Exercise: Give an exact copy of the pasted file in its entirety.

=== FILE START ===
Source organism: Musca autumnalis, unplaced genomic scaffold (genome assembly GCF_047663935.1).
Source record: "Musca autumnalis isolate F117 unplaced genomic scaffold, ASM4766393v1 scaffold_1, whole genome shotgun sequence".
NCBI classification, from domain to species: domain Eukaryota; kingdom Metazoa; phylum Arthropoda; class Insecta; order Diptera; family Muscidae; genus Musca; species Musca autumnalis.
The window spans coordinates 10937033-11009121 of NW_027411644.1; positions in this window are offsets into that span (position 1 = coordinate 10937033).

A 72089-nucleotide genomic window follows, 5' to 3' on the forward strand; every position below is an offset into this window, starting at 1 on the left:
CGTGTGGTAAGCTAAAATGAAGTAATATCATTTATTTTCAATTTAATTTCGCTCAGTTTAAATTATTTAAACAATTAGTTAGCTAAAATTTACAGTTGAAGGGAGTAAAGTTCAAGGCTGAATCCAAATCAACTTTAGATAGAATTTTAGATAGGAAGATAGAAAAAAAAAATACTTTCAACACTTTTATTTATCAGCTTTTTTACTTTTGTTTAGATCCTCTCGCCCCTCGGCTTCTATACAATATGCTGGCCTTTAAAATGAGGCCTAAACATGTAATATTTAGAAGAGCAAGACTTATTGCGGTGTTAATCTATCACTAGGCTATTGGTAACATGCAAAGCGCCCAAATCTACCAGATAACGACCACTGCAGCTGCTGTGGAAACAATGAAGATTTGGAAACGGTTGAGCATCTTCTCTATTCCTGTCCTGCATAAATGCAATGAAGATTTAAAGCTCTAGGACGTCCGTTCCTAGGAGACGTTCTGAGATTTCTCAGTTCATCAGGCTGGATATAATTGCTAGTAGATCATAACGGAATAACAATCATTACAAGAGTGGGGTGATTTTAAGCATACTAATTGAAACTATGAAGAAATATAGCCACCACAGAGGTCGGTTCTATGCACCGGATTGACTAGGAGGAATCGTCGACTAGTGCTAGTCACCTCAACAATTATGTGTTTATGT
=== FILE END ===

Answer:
Source organism: Musca autumnalis, unplaced genomic scaffold (genome assembly GCF_047663935.1).
Source record: "Musca autumnalis isolate F117 unplaced genomic scaffold, ASM4766393v1 scaffold_1, whole genome shotgun sequence".
NCBI classification, from domain to species: domain Eukaryota; kingdom Metazoa; phylum Arthropoda; class Insecta; order Diptera; family Muscidae; genus Musca; species Musca autumnalis.
The window spans coordinates 10937033-11009121 of NW_027411644.1; positions in this window are offsets into that span (position 1 = coordinate 10937033).

A 72089-nucleotide genomic window follows, 5' to 3' on the forward strand; every position below is an offset into this window, starting at 1 on the left:
CGTGTGGTAAGCTAAAATGAAGTAATATCATTTATTTTCAATTTAATTTCGCTCAGTTTAAATTATTTAAACAATTAGTTAGCTAAAATTTACAGTTGAAGGGAGTAAAGTTCAAGGCTGAATCCAAATCAACTTTAGATAGAATTTTAGATAGGAAGATAGAAAAAAAAAATACTTTCAACACTTTTATTTATCAGCTTTTTTACTTTTGTTTAGATCCTCTCGCCCCTCGGCTTCTATACAATATGCTGGCCTTTAAAATGAGGCCTAAACATGTAATATTTAGAAGAGCAAGACTTATTGCGGTGTTAATCTATCACTAGGCTATTGGTAACATGCAAAGCGCCCAAATCTACCAGATAACGACCACTGCAGCTGCTGTGGAAACAATGAAGATTTGGAAACGGTTGAGCATCTTCTCTATTCCTGTCCTGCATAAATGCAATGAAGATTTAAAGCTCTAGGACGTCCGTTCCTAGGAGACGTTCTGAGATTTCTCAGTTCATCAGGCTGGATATAATTGCTAGTAGATCATAACGGAATAACAATCATTACAAGAGTGGGGTGATTTTAAGCATACTAATTGAAACTATGAAGAAATATAGCCACCACAGAGGTCGGTTCTATGCACCGGATTGACTAGGAGGAATCGTCGACTAGTGCTAGTCACCTCAACAATTATGTGTTTATGT